My son spent time in a mental health institute in Fairfax County (which continues to lose beds due to a decreases in the budget). It was a blessing to know exactly where he was. He was safe. He had a bed. He received decent meals. He was not in jail. His team of psychiatrists and staff searched tirelessly for the “right” medications. Finally, feeling “institutionalized,” he became determined to find a place to live on his own. Still not stable he was discharged with no treatment plan, no community services, and no safe place to live. His ‘home of his own’ was a tiny room in the basement of an old house with five other residents, two pit bulls, two cats and a shotgun leaning against the jam of the front door. The only treatment he received was 15 minutes a month with his psychiatrist and 30 minutes a month with a therapist whose time was limited because she had 49 other clients.
In my role as an advocate, I calculated that the cost of my son’s illness to the state and county for 842 days in hospitals, jails and shelters was more than $365,305. I learned that the cost of housing four people in a semi-independent group home with a part-time counselor, including medication management, and crisis care if needed is less than $28,000 per person per year!

Psychiatric hospitals are being closed and our jails are filled with people with severe brain disease. Communities do not receive enough funding for services or housing. Insurance companies refuse to provide insurance. Archaic “imminent danger” laws and unbending rules and policies hinder treatment. Our destructive privacy laws seriously prevent families, friends, teachers or professors from assisting those who are acting “weird” or having mental health problems. The severe social stigma and discrimination surrounding brain diseases, so pervasive yet not acknowledged in our society, are devastating. And there is little help in sight.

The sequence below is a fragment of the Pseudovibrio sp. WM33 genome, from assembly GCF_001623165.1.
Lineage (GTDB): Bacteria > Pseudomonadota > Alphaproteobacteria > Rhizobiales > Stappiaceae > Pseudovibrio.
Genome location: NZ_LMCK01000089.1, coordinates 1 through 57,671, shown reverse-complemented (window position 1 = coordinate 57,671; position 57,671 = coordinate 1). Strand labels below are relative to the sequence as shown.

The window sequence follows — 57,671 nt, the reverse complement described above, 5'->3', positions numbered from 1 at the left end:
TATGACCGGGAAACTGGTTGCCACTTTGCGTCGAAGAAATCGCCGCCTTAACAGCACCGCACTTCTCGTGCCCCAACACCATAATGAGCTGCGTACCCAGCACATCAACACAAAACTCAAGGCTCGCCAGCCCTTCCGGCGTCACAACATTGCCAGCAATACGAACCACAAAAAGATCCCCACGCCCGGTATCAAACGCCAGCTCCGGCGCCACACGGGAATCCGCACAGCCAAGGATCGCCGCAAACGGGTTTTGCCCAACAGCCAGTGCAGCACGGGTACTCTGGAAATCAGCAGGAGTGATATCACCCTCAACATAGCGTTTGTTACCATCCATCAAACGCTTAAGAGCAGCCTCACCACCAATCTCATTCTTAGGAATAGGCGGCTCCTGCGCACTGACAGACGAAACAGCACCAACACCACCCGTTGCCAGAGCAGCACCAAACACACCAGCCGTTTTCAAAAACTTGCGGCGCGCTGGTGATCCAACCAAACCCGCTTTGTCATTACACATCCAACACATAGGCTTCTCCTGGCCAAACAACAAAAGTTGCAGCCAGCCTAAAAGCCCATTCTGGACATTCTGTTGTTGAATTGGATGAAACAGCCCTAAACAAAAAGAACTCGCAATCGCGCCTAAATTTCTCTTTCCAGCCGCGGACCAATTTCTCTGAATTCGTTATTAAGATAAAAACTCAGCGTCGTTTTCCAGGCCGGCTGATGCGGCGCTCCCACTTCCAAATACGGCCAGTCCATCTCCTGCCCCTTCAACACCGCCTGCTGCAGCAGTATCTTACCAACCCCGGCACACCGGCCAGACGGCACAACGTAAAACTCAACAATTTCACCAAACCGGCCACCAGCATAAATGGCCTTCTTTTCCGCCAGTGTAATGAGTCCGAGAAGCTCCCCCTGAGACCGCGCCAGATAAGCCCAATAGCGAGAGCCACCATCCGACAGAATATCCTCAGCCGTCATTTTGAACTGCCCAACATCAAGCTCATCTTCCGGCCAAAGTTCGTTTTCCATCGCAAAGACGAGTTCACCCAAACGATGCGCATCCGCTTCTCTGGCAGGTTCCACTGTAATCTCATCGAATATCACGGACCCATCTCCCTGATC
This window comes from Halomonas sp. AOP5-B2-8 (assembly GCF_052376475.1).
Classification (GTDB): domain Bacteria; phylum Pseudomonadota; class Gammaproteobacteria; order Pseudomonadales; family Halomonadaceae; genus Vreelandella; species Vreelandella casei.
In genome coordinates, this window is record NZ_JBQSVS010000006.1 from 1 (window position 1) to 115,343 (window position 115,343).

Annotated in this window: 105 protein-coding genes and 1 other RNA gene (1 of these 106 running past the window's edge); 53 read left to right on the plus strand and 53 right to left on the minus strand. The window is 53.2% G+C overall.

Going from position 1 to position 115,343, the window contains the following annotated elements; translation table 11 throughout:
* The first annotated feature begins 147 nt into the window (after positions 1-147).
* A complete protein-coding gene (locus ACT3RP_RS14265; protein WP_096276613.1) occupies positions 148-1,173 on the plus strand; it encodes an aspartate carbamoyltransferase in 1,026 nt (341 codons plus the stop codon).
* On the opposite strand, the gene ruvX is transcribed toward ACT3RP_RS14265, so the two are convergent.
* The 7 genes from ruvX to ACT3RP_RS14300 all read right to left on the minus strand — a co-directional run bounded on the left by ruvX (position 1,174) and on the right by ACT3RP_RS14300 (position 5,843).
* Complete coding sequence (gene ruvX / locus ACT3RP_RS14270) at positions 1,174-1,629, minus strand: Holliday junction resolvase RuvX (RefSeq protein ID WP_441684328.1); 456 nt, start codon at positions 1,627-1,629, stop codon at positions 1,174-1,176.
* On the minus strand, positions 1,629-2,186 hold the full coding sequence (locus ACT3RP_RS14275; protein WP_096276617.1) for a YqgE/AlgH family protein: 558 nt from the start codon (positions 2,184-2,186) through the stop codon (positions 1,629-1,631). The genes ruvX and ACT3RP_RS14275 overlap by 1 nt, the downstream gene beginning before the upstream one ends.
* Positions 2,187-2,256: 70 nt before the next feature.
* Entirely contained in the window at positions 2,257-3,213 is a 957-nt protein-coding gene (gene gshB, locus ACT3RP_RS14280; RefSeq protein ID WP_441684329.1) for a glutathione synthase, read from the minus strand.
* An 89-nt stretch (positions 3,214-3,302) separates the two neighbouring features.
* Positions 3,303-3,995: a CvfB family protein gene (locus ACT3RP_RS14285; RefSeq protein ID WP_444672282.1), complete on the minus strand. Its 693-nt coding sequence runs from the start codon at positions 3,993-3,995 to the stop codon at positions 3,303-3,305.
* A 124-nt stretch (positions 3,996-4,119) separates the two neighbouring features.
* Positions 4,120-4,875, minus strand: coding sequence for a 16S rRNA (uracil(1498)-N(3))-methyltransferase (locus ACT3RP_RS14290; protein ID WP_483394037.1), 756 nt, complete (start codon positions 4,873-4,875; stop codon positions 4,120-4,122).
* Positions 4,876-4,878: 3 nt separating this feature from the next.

Virginia is a striking and very sad case in point. We lost 33 persons due to an untreated brain disease. Although Virginia is a very wealthy state, it is 47th on the list for Health and Human Resources. Funds continue to be cut year after year. In May 2006, Fairfax County suffered the loss of five citizens due to untreated mental illness. Michael Kennedy’s parents sought help many times but could not receive appropriate mental health treatment for their son who killed a policeman and a young detective at the Sully Police Station. Two mothers were killed by their mentally ill sons that same month. The answer for our elite county was to put stronger and newer fences around our police stations at a cost of $17 million. Moms don’t ask for fences; we ask for treatment.

Parents have seen the results of their sons and daughters thrown on the ground, pushed, maced and tazed by the police. We’ve seen the bruises. Whenever my son was arrested, his glasses were always left on the ground. He is legally blind. We’ve seen aggressive police move in so close that the frightened mentally ill person must “defend” himself. This then becomes an “assault charge” which then forces the family to face attorney’s fees, bail, and court costs while their very sick child receives archaic, inhumane treatment in the R-Cell of the Fairfax County Detention Center which only forces him deeper into his insanity.

Thankfully, a Jail Diversion Crisis Intervention Training (CIT) program has been established in Fairfax County where some police are trained in working with persons with mental illness, hopefully taking them to a mental health facility rather than jail. This will become more effective if appropriate emergency treatment and hospital beds can become more available. I watched a CIT policeman work with my son. He stood back, gave him his own space, and talked in a low compassionate voice. It made a huge difference in my son’s reaction.

I have watched mentally disabled adults struggle through the revolving doors and fall deeper into the cracks of our broken health system. Our laws protect the “rights” of the mentally ill, trusting that their own reasoning and judgment will obtain treatment when they need it. However, because many don’t realize they are sick, they refuse treatment and it places society at risk. Indeed, persons with brain disease do have rights. They have the right to good treatment, to proper medication, to safe and affordable living conditions, and in so doing, society will have earned the right to safety.